GBP/EUR: Pound Lower vs Euro As UK Manufacturing Sector Shrinks

The euro US dollar exchange rate is holding steady, comfortably above US$1.1150 on US — China trade deal hopes and stronger than forecast eurozone data. The pair is trading in a tight range and hit a high of US$1.1176.

The manufacturing sector in the eurozone and particularly in Germany has been experiencing a slump in recent months. The ongoing US — China trade dispute, slowing global orders bd even Brexit has all taken their toll on the sector. However, today’s manufacturing pmi’s showed that the contraction could have hit a bottom. Data showed that activity in the manufacturing sector in the eurozone ticked higher to 45.9, above the 45.7 analysts had forecast. Germany’s manufacturing pmi also increased to 42.1, from 41.9. Whilst the sector is clearly in contraction (any level below 50), it is at least now moving in the right direction. The better than forecast figures offered some relief to euro investors who fear that a recession could be around the corner.

Today new European Central Bank President Christine Lagarde delivers her maiden speech in Berlin. As the managing director of the International Monetary Fund, Christine Lagarde was vocal in her call on governments to do more to support economies through fiscal spending. This is the same message that Mario Draghi pushed time and time again, although he encountered strong opposition, particularly from Germany. Investors will listen to the speech carefully to gauge to what extent Christine Lagarde intends to lean on fiscal spending to support the ECB’s policies. A strong bias towards fiscal spending could see the euro rise. However, if she pledges to do more, the euro could drop on the prospect of more easing.

US Factory Orders To Drag On Dollar?

Last week left the US dollar battered and out of favour. The Federal Reserve cut interest rates, as market participants had expected. However, the central bank also indicated that it was a long way off from even considering hiking rates. In short, another cut is more likely than a hike.

The US non-farm payroll was also a mixed bag, with blockbuster headline job creation but lukewarm average hourly earnings. The US ISM manufacturing figures were also worse than what analysts had been expecting.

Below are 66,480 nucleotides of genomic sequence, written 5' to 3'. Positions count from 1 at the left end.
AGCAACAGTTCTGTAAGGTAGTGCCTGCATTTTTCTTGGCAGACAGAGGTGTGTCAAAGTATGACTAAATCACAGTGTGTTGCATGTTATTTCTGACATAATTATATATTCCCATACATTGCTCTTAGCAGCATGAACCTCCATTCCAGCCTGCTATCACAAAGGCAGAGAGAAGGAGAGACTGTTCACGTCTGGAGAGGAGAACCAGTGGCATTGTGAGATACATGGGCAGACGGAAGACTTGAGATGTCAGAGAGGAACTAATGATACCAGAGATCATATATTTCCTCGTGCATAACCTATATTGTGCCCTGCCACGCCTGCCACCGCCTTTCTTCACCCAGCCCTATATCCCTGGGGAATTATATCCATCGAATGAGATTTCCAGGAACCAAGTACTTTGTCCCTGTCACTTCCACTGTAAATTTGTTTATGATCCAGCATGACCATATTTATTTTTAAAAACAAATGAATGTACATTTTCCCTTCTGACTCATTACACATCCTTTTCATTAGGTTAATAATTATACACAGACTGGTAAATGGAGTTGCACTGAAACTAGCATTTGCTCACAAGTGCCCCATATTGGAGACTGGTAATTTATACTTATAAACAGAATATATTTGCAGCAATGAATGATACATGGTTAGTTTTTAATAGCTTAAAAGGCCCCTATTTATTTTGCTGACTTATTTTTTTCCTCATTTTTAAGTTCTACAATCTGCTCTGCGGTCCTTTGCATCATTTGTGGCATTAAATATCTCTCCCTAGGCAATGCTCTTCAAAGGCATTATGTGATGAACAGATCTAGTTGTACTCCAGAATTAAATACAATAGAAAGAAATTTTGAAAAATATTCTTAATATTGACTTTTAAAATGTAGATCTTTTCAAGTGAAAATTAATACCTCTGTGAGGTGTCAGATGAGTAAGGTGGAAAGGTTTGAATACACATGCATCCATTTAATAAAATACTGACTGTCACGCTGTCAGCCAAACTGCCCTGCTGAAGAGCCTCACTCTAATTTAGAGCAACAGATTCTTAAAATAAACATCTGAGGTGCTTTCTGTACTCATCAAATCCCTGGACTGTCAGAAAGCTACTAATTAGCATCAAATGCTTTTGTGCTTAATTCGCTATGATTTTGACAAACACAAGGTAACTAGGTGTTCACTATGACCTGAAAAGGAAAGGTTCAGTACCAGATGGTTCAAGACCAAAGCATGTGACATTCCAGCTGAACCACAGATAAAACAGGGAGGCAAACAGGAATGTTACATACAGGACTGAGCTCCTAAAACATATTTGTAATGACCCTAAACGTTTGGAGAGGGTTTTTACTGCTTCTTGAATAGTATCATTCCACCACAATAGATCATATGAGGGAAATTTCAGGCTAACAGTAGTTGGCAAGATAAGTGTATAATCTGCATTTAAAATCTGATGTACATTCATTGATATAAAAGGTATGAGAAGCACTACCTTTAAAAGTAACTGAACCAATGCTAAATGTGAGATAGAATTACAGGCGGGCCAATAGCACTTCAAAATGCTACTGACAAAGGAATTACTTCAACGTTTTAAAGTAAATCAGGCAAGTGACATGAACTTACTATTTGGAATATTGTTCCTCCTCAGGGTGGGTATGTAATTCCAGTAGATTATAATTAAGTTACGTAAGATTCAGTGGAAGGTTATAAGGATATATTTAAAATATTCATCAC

Today investors will look towards US factory order figures. These are unlikely to offer much support to the dollar as analysts are forecasting a month on month decline of -0.5%.


What do these figures mean?
When measuring the value of a pair of currencies, one set equals 1 unit and the other shows the current equivalent. As the market moves, the amount will vary from minute to minute.

For example, it could be written:

1 EUR = 1.12829 USD

Here, €1 is equivalent to approximately $1.13. This specifically measures the euro’s worth against the dollar. If the U.S. dollar amount increases in this pairing, it’s positive for the euro.

Or, if you were looking at it the other way around:

1 USD = 0.88789 EUR

In this example, $1 is equivalent to approximately €0.89. This measures the U.S. dollar’s worth versus the euro. If the euro number gets larger, it’s good news for the dollar. is a site operated by TransferWise Inc. (“We”, “Us”), a Delaware Corporation. We do not guarantee that the website will operate in an uninterrupted or error-free manner or is free of viruses or other harmful components. The content on our site is provided for general information only and is not intended as an exhaustive treatment of its subject. We expressly disclaim any contractual or fiduciary relationship with you on the basis of the content of our site, any you may not rely thereon for any purpose. You should consult with qualified professionals or specialists before taking, or refraining from, any action on the basis of the content on our site. Although we make reasonable efforts to update the information on our site, we make no representations, warranties or guarantees, whether express or implied, that the content on our site is accurate, complete or up to date, and DISCLAIM ANY IMPLIED WARRANTIES OF MERCHANTABILITY OR FITNESS FOR A PARTICULAR PURPOSE. Some of the content posted on this site has been commissioned by Us, but is the work of independent contractors. These contractors are not employees, workers, agents or partners of TransferWise and they do not hold themselves out as one. The information and content posted by these independent contractors have not been verified or approved by Us. The views expressed by these independent contractors on do not represent our views.